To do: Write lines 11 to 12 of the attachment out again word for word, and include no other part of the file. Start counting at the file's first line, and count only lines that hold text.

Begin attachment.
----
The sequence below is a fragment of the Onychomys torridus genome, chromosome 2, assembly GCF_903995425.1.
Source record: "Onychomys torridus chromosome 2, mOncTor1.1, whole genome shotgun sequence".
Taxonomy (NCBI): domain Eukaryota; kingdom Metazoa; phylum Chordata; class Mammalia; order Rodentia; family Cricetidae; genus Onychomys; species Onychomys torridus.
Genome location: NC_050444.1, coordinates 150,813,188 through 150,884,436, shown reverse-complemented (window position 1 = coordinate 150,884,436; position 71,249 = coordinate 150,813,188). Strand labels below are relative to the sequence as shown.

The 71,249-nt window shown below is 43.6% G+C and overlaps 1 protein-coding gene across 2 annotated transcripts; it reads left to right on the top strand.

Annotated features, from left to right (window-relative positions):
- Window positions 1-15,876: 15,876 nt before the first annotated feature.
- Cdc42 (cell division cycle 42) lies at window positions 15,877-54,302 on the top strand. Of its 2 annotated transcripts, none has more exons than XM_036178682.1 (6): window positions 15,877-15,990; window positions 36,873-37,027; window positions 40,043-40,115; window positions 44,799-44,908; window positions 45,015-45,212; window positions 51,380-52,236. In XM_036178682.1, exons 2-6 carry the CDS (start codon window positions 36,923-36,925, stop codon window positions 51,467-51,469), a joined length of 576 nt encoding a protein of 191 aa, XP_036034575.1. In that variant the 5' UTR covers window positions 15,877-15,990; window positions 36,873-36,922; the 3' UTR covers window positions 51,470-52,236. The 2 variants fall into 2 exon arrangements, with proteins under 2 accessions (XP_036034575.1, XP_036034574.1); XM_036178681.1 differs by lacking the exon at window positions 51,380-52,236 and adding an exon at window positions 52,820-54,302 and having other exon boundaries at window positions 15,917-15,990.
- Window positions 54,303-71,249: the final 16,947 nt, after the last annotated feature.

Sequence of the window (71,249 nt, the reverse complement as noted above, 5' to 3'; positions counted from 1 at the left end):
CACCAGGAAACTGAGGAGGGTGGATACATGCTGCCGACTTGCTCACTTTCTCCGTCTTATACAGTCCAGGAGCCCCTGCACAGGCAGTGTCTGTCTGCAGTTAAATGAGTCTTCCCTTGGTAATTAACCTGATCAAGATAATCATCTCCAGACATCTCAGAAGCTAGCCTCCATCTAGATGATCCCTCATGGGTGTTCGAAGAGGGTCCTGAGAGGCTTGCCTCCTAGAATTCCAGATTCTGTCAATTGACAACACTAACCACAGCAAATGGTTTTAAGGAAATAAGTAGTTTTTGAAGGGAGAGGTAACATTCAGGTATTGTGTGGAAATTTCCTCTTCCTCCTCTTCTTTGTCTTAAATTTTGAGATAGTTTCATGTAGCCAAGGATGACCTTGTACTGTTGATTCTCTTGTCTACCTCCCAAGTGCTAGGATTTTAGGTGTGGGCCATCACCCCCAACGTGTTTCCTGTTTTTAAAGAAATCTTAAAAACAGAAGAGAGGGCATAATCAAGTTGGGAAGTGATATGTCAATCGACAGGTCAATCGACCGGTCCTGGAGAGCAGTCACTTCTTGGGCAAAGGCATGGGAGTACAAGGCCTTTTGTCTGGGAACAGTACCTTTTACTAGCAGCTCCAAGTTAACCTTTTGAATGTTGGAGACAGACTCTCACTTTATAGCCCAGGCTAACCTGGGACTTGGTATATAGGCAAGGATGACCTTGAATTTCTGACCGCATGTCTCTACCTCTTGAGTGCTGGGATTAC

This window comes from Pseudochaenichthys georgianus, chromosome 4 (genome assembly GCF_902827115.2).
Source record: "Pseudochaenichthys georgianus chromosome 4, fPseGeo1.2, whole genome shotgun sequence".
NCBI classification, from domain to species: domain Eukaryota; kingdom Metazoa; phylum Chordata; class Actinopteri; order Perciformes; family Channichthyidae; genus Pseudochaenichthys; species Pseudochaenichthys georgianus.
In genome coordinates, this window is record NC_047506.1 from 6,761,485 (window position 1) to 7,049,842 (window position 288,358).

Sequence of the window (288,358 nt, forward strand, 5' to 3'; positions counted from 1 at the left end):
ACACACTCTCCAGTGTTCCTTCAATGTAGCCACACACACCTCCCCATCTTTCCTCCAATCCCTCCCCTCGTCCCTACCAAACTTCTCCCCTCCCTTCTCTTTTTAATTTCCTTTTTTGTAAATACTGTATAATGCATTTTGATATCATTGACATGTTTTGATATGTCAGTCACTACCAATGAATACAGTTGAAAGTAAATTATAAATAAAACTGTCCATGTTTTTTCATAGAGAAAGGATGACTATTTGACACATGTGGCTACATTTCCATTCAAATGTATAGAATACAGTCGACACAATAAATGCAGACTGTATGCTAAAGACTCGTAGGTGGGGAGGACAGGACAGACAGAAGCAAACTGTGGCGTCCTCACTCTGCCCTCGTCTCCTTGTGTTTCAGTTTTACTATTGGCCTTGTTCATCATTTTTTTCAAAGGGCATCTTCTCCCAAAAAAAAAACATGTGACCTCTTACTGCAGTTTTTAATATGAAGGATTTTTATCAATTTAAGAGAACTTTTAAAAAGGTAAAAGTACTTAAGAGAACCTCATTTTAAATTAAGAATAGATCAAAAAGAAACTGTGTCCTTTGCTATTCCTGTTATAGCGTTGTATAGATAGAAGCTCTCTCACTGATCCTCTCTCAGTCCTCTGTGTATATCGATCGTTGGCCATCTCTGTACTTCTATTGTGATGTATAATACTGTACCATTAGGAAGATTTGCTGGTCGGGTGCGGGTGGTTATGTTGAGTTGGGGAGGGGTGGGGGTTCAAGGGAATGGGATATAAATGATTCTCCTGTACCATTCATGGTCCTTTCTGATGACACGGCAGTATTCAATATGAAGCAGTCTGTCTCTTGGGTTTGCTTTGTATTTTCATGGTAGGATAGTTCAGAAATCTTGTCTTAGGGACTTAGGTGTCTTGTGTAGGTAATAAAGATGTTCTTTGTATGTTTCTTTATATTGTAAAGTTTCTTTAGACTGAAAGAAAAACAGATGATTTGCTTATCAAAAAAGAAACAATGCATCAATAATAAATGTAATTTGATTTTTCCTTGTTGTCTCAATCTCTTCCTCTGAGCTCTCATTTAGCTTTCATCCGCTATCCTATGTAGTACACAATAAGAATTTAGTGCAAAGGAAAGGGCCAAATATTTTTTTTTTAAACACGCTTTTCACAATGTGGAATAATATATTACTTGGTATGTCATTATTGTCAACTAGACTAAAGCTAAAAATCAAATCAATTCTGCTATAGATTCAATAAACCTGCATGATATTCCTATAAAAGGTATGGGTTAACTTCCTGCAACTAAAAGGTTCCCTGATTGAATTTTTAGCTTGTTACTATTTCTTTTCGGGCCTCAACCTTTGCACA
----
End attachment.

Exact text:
CACCAGGAAACTGAGGAGGGTGGATACATGCTGCCGACTTGCTCACTTTCTCCGTCTTATACAGTCCAGGAGCCCCTGCACAGGCAGTGTCTGTCTGCAGTTAAATGAGTCTTCCCTTGGTAATTAACCTGATCAAGATAATCATCTCCAGACATCTCAGAAGCTAGCCTCCATCTAGATGATCCCTCATGGGTGTTCGAAGAGGGTCCTGAGAGGCTTGCCTCCTAGAATTCCAGATTCTGTCAATTGACAACACTAACCACAGCAAATGGTTTTAAGGAAATAAGTAGTTTTTGAAGGGAGAGGTAACATTCAGGTATTGTGTGGAAATTTCCTCTTCCTCCTCTTCTTTGTCTTAAATTTTGAGATAGTTTCATGTAGCCAAGGATGACCTTGTACTGTTGATTCTCTTGTCTACCTCCCAAGTGCTAGGATTTTAGGTGTGGGCCATCACCCCCAACGTGTTTCCTGTTTTTAAAGAAATCTTAAAAACAGAAGAGAGGGCATAATCAAGTTGGGAAGTGATATGTCAATCGACAGGTCAATCGACCGGTCCTGGAGAGCAGTCACTTCTTGGGCAAAGGCATGGGAGTACAAGGCCTTTTGTCTGGGAACAGTACCTTTTACTAGCAGCTCCAAGTTAACCTTTTGAATGTTGGAGACAGACTCTCACTTTATAGCCCAGGCTAACCTGGGACTTGGTATATAGGCAAGGATGACCTTGAATTTCTGACCGCATGTCTCTACCTCTTGAGTGCTGGGATTAC

This window comes from Pseudochaenichthys georgianus, chromosome 4 (genome assembly GCF_902827115.2).